Arguably one of the most influential female artists in contemporary flamenco, Eva Yerbabuena is known for having a unique approach to flamenco, which includes dramatising storylines, creating group choreography and mixing dance styles in her works. She tours worldwide, both as a solo artist and with her company Eva Yerbabuena Ballet Flamenco, and is celebrated internationally with resounding critical acclaim. 

Yerbabuena originally studied dramatic arts with Juan Furest and Jesús Domínguez, later travelling to Cuba to learn choreography with Johannes García. Since her training, Yerbabuena has collaborated with Manolete, Merche Esmeralda, Javier Latorre, Joaquín Cortés, Mikhail Baryshnikov and Pina Bausch. Yerbabuena established her company, Eva Yerbabuena Ballet Flamenco in 1998 with her husband, guitarist Paco Jarana, as musical director.

Last year, Yerbabuena was nominated and shortlisted for Best Female Performer of Dance in the 2014 National Dance Awards (UK), which is the first time a flamenco artist has been selected since the awards were established in 2000/2001.

Yerbabuena opened the 10th London Flamenco Festival last year at Sadler’s Wells, with her solo piece ¡Ay!, which she will be performing at this year’s Jerez festival later this month. Having toured extensively and performed at several major flamenco festivals worldwide, I was curious to hear her thoughts on how one festival compares to another. 

When asked about the atmosphere at Jerez compared with the atmosphere in London, Yerbabuena stated: “Jerez and London are two cities, two theatres and two completely different events. I do not like comparisons, because every place is unique, and feels and lives in a very special way.” However, “I've always said that Jerez is a special place to me, and every time I have premiered a show there, it has done very well. I like the energy there and I feel at home.”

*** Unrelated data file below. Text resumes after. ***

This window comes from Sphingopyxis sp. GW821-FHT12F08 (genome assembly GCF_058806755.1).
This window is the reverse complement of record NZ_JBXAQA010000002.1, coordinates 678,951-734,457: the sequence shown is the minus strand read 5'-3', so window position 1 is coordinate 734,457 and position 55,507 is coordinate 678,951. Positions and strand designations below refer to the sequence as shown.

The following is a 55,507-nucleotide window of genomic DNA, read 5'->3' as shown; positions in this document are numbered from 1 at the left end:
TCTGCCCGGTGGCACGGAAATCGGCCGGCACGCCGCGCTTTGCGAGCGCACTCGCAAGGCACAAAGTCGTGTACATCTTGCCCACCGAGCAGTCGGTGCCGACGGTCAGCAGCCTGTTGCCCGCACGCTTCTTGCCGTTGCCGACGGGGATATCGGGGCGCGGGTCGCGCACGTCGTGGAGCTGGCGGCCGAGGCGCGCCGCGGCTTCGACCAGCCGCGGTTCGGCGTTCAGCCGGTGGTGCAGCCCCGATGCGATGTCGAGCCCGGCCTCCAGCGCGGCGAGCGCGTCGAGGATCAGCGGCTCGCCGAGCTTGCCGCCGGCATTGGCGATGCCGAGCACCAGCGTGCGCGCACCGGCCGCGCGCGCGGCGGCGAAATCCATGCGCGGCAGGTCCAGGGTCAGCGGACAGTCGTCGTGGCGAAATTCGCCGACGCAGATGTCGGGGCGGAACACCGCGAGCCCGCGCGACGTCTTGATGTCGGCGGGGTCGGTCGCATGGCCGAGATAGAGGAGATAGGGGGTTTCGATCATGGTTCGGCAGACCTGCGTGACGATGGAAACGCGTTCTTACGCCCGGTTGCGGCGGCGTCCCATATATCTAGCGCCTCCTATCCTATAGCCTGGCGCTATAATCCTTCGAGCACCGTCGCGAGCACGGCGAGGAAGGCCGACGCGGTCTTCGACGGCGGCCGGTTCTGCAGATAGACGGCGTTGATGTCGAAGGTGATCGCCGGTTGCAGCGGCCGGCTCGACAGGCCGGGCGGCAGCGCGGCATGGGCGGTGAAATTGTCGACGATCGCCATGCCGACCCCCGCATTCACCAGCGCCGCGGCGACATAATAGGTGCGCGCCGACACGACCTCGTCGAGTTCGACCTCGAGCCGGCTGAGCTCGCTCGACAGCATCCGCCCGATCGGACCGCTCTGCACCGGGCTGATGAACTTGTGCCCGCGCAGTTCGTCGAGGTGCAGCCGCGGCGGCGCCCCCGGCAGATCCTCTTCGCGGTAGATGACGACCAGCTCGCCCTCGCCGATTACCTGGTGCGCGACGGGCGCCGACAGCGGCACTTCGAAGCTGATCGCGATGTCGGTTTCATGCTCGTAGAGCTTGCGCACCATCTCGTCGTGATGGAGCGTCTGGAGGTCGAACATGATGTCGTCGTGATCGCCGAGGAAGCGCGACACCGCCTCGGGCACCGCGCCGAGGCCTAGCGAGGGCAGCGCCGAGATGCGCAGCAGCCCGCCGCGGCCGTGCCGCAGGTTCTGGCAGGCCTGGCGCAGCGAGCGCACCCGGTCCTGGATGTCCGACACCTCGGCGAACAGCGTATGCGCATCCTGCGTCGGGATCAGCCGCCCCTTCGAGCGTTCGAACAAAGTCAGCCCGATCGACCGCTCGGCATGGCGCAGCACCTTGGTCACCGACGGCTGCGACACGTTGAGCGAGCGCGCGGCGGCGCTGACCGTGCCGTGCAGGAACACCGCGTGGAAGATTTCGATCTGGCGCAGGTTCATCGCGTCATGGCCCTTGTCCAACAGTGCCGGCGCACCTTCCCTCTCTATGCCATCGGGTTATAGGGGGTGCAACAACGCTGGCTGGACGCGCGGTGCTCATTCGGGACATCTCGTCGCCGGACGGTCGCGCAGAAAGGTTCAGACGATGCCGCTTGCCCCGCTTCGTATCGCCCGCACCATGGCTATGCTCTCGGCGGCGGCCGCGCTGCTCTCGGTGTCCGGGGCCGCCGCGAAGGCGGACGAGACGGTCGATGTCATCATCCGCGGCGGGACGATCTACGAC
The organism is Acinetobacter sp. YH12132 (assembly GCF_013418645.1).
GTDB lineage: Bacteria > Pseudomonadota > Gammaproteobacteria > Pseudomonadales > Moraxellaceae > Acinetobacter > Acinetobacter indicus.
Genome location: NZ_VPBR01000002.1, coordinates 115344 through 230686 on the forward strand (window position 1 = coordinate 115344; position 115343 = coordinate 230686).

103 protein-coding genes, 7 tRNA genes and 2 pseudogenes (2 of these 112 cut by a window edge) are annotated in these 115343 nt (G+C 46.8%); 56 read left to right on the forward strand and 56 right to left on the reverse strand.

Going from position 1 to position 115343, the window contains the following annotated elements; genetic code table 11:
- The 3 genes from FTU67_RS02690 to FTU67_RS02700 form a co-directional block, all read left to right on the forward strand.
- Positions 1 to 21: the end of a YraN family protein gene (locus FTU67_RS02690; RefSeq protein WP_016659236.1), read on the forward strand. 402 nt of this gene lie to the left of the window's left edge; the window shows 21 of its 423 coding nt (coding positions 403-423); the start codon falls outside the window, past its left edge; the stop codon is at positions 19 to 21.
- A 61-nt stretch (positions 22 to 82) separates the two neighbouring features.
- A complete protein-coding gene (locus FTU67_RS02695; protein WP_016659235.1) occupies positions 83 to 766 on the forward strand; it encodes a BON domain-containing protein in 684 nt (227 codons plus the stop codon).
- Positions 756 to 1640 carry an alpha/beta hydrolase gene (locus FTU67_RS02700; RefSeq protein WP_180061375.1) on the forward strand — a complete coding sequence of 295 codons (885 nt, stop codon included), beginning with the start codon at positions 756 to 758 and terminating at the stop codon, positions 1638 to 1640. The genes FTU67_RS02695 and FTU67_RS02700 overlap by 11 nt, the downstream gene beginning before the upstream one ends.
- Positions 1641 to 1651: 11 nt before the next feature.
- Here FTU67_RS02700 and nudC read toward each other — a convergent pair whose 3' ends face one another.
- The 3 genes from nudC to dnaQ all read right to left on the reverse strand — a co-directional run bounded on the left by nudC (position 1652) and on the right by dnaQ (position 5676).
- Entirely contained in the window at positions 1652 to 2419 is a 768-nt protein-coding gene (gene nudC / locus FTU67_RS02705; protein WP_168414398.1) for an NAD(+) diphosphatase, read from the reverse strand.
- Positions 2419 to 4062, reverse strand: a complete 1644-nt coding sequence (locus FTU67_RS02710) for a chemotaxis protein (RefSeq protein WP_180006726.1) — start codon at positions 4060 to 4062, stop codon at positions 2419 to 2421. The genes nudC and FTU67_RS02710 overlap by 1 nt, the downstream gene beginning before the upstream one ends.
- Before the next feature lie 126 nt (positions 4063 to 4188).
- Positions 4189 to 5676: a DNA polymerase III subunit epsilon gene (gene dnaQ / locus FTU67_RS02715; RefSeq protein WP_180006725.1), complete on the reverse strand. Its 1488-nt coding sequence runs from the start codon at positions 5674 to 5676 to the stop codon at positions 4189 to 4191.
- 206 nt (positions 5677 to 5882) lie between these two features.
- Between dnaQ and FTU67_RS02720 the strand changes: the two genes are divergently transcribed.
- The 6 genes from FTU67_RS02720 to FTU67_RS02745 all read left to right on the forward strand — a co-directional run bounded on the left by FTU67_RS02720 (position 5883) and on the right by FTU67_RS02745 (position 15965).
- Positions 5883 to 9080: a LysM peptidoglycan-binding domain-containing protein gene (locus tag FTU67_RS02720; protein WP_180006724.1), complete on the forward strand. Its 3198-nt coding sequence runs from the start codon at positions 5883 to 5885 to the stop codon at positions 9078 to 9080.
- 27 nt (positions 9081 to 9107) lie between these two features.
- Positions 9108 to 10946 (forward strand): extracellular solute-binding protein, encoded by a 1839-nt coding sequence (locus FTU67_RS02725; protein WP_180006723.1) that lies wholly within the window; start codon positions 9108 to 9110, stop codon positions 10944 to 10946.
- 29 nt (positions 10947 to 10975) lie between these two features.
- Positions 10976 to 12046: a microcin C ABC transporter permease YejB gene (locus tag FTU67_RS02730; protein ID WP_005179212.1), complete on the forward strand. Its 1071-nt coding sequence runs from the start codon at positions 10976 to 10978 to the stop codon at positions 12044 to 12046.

Yerbabuena’s relationship with her audience is key to her experience of the performance event, wherever she dances. “Personally I think the energy generated in a theatre, by both the public and the artists, is very important. We depend a lot on one another, and I cannot evaluate a single representation alone, but the experience after many meetings. Every day, every place and every audience creates a unique atmosphere.” 

Development, both as a solo performer and as creator and choreographer of group pieces, remains key to Yerbabuena’s relationship with her various audiences. “The atmosphere is defined by the audience. For the artist... both appointments will be an opportunity to experiment and share their feelings and experiences, while the audience can see our evolution, our trajectory as artists.”

Looking to the future is perhaps what inspires a performer – whether dancer, musician, or opera singer – to aspire to improve and, in Yerbabuena's case, to continue creating new work. “To me, there is no favorite festival, and all festivals I have performed at are really special. I think that the favorite is always the one to come. Whether I have not been or if I have performed there before, to me is always exciting and I get the hope of returning.”